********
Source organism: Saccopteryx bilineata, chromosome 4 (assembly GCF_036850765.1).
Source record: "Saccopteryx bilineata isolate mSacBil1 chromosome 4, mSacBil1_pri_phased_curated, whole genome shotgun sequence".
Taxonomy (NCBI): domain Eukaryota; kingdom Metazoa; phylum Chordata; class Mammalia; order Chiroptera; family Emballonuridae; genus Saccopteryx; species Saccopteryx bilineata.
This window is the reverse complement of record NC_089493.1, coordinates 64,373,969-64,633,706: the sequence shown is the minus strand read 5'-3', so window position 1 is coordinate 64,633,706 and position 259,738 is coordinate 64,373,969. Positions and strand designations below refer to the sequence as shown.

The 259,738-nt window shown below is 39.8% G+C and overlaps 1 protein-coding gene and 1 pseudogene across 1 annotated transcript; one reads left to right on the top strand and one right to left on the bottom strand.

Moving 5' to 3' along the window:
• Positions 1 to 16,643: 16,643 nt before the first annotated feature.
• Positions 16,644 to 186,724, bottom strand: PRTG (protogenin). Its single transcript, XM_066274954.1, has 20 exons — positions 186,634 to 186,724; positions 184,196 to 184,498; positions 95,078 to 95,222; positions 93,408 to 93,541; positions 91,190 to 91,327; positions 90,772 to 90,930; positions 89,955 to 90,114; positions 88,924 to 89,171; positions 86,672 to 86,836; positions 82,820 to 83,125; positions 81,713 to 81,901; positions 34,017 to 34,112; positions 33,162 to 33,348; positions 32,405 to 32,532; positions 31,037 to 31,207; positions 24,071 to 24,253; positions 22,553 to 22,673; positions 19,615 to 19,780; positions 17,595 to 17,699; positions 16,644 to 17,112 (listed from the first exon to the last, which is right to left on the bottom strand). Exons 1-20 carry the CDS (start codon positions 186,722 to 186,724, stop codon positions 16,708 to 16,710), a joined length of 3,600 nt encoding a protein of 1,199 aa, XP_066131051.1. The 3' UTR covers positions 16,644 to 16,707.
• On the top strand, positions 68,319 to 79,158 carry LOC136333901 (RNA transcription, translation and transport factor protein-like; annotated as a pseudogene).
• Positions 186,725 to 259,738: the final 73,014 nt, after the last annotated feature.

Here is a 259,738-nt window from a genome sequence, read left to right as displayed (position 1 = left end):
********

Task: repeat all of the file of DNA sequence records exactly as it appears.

Source organism: Saccopteryx bilineata, chromosome 4 (assembly GCF_036850765.1).
Source record: "Saccopteryx bilineata isolate mSacBil1 chromosome 4, mSacBil1_pri_phased_curated, whole genome shotgun sequence".
Taxonomy (NCBI): domain Eukaryota; kingdom Metazoa; phylum Chordata; class Mammalia; order Chiroptera; family Emballonuridae; genus Saccopteryx; species Saccopteryx bilineata.
This window is the reverse complement of record NC_089493.1, coordinates 64,373,969-64,633,706: the sequence shown is the minus strand read 5'-3', so window position 1 is coordinate 64,633,706 and position 259,738 is coordinate 64,373,969. Positions and strand designations below refer to the sequence as shown.

The 259,738-nt window shown below is 39.8% G+C and overlaps 1 protein-coding gene and 1 pseudogene across 1 annotated transcript; one reads left to right on the top strand and one right to left on the bottom strand.

Moving 5' to 3' along the window:
• Positions 1 to 16,643: 16,643 nt before the first annotated feature.
• Positions 16,644 to 186,724, bottom strand: PRTG (protogenin). Its single transcript, XM_066274954.1, has 20 exons — positions 186,634 to 186,724; positions 184,196 to 184,498; positions 95,078 to 95,222; positions 93,408 to 93,541; positions 91,190 to 91,327; positions 90,772 to 90,930; positions 89,955 to 90,114; positions 88,924 to 89,171; positions 86,672 to 86,836; positions 82,820 to 83,125; positions 81,713 to 81,901; positions 34,017 to 34,112; positions 33,162 to 33,348; positions 32,405 to 32,532; positions 31,037 to 31,207; positions 24,071 to 24,253; positions 22,553 to 22,673; positions 19,615 to 19,780; positions 17,595 to 17,699; positions 16,644 to 17,112 (listed from the first exon to the last, which is right to left on the bottom strand). Exons 1-20 carry the CDS (start codon positions 186,722 to 186,724, stop codon positions 16,708 to 16,710), a joined length of 3,600 nt encoding a protein of 1,199 aa, XP_066131051.1. The 3' UTR covers positions 16,644 to 16,707.
• On the top strand, positions 68,319 to 79,158 carry LOC136333901 (RNA transcription, translation and transport factor protein-like; annotated as a pseudogene).
• Positions 186,725 to 259,738: the final 73,014 nt, after the last annotated feature.

Here is a 259,738-nt window from a genome sequence, read left to right as displayed (position 1 = left end):